How do you sell a game like Dreams to the masses? Well, you need a showpiece. Something that highlights the pure freedom of expression you can exercise, that proves you can create almost anything you can imagine. It’s no surprise, then, that Dreams’ launch-day story campaign Art’s Dream opens with the following message:
“This story was made entirely in Dreams, to give just a glimpse of what’s possible with our tools. We hope it inspires you to use these very same tools on your own creative journey.”
For many players, Art’s Dream is their first taste of what Dreams can offer, exploring the story of Art, a disillusioned musician struggling with his career, and the challenges of creative collaboration. It’s a typically surreal and magical Media Molecule experience; over the course of the game you’ll fly with dragons, explore a mechanical forest, and spend more time with a heavily mustachioed blue man than you ever thought possible. Art’s Dream also embraces three separate gameplay styles in one, as you journey across three different worlds, each with their own unique characters.
But in actuality, Art’s Dream was more than just a showcase game for Dreams. It represented the culmination of everything the team at Mm had achieved during the early-stage development of Dreams, as art director Kareem Ettouney explains. “We're like, right, we've done a bunch of tools. What kind of content comes out of that? And we found that we were making a bunch of different scenes very quickly. And one of Mark [Healey]'s very first ideas was, hey, if we can't do all that crazy stuff as different environments, why don't we make something like when you’re in a dream - where you can go from a science fiction scene through a door, and suddenly you're in a jungle kind of experience?”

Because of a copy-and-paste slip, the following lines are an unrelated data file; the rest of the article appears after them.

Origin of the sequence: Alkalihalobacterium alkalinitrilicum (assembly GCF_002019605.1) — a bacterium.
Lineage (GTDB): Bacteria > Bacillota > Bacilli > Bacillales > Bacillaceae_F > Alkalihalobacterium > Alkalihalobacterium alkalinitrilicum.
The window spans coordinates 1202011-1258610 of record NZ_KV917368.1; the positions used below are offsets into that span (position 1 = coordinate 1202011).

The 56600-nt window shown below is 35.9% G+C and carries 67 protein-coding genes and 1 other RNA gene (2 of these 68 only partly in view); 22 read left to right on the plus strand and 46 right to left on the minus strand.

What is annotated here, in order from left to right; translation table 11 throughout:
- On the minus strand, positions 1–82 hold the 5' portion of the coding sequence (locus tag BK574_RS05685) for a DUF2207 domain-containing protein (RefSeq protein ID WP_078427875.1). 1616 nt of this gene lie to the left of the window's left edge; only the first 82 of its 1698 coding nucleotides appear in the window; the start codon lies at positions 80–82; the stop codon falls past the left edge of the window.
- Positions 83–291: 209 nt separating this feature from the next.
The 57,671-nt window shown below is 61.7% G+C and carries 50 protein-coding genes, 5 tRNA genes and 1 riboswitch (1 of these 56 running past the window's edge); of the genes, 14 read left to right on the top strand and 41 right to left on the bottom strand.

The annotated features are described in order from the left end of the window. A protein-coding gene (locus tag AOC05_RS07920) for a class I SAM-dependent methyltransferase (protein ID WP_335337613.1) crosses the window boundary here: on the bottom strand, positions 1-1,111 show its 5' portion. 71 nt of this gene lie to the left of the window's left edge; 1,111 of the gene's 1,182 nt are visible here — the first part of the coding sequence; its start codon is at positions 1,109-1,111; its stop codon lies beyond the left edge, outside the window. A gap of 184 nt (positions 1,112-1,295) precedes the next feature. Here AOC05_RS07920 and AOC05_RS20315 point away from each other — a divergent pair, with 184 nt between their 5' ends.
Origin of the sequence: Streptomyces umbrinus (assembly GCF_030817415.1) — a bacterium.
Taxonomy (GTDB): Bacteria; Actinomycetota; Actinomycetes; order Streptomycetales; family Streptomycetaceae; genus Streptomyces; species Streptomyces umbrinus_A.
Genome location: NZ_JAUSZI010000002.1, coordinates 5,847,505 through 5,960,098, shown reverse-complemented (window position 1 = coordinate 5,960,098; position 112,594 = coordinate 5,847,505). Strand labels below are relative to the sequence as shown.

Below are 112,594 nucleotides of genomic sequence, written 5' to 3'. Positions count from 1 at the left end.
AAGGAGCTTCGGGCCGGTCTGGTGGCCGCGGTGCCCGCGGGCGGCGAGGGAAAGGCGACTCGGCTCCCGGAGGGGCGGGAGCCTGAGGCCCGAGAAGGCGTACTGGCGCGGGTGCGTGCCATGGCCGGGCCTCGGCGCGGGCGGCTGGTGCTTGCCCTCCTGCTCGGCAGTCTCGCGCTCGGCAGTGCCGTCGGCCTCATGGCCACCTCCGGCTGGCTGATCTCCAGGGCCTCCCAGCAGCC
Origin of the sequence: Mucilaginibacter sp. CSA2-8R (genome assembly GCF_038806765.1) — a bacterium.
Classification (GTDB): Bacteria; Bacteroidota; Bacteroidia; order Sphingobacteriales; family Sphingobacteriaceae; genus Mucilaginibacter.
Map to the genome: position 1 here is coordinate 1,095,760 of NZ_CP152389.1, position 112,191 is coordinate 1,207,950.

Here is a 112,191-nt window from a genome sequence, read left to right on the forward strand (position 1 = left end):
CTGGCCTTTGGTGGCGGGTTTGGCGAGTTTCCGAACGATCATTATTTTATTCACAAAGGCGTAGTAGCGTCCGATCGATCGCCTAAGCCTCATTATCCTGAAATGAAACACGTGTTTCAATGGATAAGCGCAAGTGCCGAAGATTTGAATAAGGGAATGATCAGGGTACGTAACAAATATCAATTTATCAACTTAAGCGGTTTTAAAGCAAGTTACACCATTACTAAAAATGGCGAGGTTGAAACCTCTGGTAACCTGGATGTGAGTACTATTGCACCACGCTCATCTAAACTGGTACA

With the tools in a working state, the team was free to come up with all sorts of unusual and off-the-wall ideas for Art’s Dream. Most of them came from internal game jams, where Molecules were able to play around with what the Dreams toolset currently had to offer, and let their imaginations run wild.
Senior principal animator Mike Pang remembers some of these jams, and the irregular creative processes that came with them. “I suppose at the early stage we had this thing where we all would just chat, and then we had to make lots of minigames. Then they sort of forged it all together to make a narrative out of it - because originally, Art’s Dream was meant to be a mixture of the different types of games you can make in Dreams. So it's like a point-and-click game one moment, and then a platformer, and then an action adventure.”
The jams were a real explosion of ideas - but, given the team were also working simultaneously on the tools to create the campaign that they were developing, it was also mildly chaotic. “We had to figure out how to deal with the levels at the same time to work within the limitations of the in-development tools,” designer Steven Belcher tells us. “Everything was unknown at that time. The tools weren't even working every time - and we didn't even have any animation tools!” Regardless, the team pushed through, and ideas for what Art’s Dream could be started to form.
Out of the various game jams came four leading ideas - first, a noir following a grizzled detective investigating a kidnapping. Then there was a game where a teddy bear (an early version of Frances) was fighting off cartoony zombies. There was also a game set in the world of the Greek Gods, competing in some sort of robotic Olympics style contest - and finally, a fantastical adventure exploring a beautiful forest location. These games were the seeds for what you see in the final version of Art’s Dream (although the game was originally called Derek’s Dream - a slightly less evocative title, perhaps). The detective noir story became the basis for Art and his real world point-and-click adventures. Frances stopped fighting zombies, though the combat system remained, and gained a partner in Foxy. The forest adventure incorporated robots and became the digital forest. But the Greek God game was cut completely - though perhaps the idea to include robots seeped into the D-BUG and ELE-D portions of the game.